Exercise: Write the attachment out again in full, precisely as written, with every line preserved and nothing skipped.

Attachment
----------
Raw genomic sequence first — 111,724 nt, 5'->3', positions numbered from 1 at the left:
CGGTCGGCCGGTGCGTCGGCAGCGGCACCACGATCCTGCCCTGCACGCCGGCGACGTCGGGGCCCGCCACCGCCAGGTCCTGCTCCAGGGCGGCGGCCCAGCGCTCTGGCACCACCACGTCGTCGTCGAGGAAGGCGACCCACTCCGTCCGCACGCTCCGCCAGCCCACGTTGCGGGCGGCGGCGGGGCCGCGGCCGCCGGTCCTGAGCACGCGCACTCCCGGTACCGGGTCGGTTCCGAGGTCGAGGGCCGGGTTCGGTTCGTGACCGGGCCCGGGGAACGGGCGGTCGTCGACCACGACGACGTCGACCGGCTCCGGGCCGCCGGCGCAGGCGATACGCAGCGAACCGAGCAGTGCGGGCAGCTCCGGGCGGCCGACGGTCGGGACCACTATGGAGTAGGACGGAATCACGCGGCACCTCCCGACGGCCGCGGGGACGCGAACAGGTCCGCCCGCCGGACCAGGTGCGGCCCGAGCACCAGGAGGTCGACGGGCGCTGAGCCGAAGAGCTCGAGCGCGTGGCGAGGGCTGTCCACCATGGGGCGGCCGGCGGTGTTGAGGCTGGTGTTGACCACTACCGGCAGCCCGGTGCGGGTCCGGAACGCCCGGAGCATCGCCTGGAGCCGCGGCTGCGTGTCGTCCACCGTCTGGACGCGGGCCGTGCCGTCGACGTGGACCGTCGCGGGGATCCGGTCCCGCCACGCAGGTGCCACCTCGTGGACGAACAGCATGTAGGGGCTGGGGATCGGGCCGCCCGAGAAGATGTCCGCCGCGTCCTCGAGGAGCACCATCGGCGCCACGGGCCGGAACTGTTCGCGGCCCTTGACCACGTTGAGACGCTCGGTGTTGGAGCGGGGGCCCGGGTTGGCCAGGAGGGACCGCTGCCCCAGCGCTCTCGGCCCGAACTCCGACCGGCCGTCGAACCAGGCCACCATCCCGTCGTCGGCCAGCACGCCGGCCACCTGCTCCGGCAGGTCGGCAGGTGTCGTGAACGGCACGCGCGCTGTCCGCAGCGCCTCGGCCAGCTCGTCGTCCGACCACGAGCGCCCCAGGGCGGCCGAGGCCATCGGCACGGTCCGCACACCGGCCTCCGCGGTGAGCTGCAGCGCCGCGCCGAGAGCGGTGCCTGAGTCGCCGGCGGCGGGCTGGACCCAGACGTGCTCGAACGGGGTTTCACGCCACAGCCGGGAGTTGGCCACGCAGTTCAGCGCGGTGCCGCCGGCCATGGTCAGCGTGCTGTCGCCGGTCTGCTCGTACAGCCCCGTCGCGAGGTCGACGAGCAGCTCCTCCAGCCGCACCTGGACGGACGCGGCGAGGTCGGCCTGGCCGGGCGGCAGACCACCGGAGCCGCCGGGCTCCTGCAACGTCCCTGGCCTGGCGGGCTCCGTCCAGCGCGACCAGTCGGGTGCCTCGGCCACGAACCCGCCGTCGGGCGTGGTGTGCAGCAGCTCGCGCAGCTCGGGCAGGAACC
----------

Raw genomic sequence first — 111,724 nt, 5'->3', positions numbered from 1 at the left:
CGGTCGGCCGGTGCGTCGGCAGCGGCACCACGATCCTGCCCTGCACGCCGGCGACGTCGGGGCCCGCCACCGCCAGGTCCTGCTCCAGGGCGGCGGCCCAGCGCTCTGGCACCACCACGTCGTCGTCGAGGAAGGCGACCCACTCCGTCCGCACGCTCCGCCAGCCCACGTTGCGGGCGGCGGCGGGGCCGCGGCCGCCGGTCCTGAGCACGCGCACTCCCGGTACCGGGTCGGTTCCGAGGTCGAGGGCCGGGTTCGGTTCGTGACCGGGCCCGGGGAACGGGCGGTCGTCGACCACGACGACGTCGACCGGCTCCGGGCCGCCGGCGCAGGCGATACGCAGCGAACCGAGCAGTGCGGGCAGCTCCGGGCGGCCGACGGTCGGGACCACTATGGAGTAGGACGGAATCACGCGGCACCTCCCGACGGCCGCGGGGACGCGAACAGGTCCGCCCGCCGGACCAGGTGCGGCCCGAGCACCAGGAGGTCGACGGGCGCTGAGCCGAAGAGCTCGAGCGCGTGGCGAGGGCTGTCCACCATGGGGCGGCCGGCGGTGTTGAGGCTGGTGTTGACCACTACCGGCAGCCCGGTGCGGGTCCGGAACGCCCGGAGCATCGCCTGGAGCCGCGGCTGCGTGTCGTCCACCGTCTGGACGCGGGCCGTGCCGTCGACGTGGACCGTCGCGGGGATCCGGTCCCGCCACGCAGGTGCCACCTCGTGGACGAACAGCATGTAGGGGCTGGGGATCGGGCCGCCCGAGAAGATGTCCGCCGCGTCCTCGAGGAGCACCATCGGCGCCACGGGCCGGAACTGTTCGCGGCCCTTGACCACGTTGAGACGCTCGGTGTTGGAGCGGGGGCCCGGGTTGGCCAGGAGGGACCGCTGCCCCAGCGCTCTCGGCCCGAACTCCGACCGGCCGTCGAACCAGGCCACCATCCCGTCGTCGGCCAGCACGCCGGCCACCTGCTCCGGCAGGTCGGCAGGTGTCGTGAACGGCACGCGCGCTGTCCGCAGCGCCTCGGCCAGCTCGTCGTCCGACCACGAGCGCCCCAGGGCGGCCGAGGCCATCGGCACGGTCCGCACACCGGCCTCCGCGGTGAGCTGCAGCGCCGCGCCGAGAGCGGTGCCTGAGTCGCCGGCGGCGGGCTGGACCCAGACGTGCTCGAACGGGGTTTCACGCCACAGCCGGGAGTTGGCCACGCAGTTCAGCGCGGTGCCGCCGGCCATGGTCAGCGTGCTGTCGCCGGTCTGCTCGTACAGCCCCGTCGCGAGGTCGACGAGCAGCTCCTCCAGCCGCACCTGGACGGACGCGGCGAGGTCGGCCTGGCCGGGCGGCAGACCACCGGAGCCGCCGGGCTCCTGCAACGTCCCTGGCCTGGCGGGCTCCGTCCAGCGCGACCAGTCGGGTGCCTCGGCCACGAACCCGCCGTCGGGCGTGGTGTGCAGCAGCTCGCGCAGCTCGGGCAGGAACC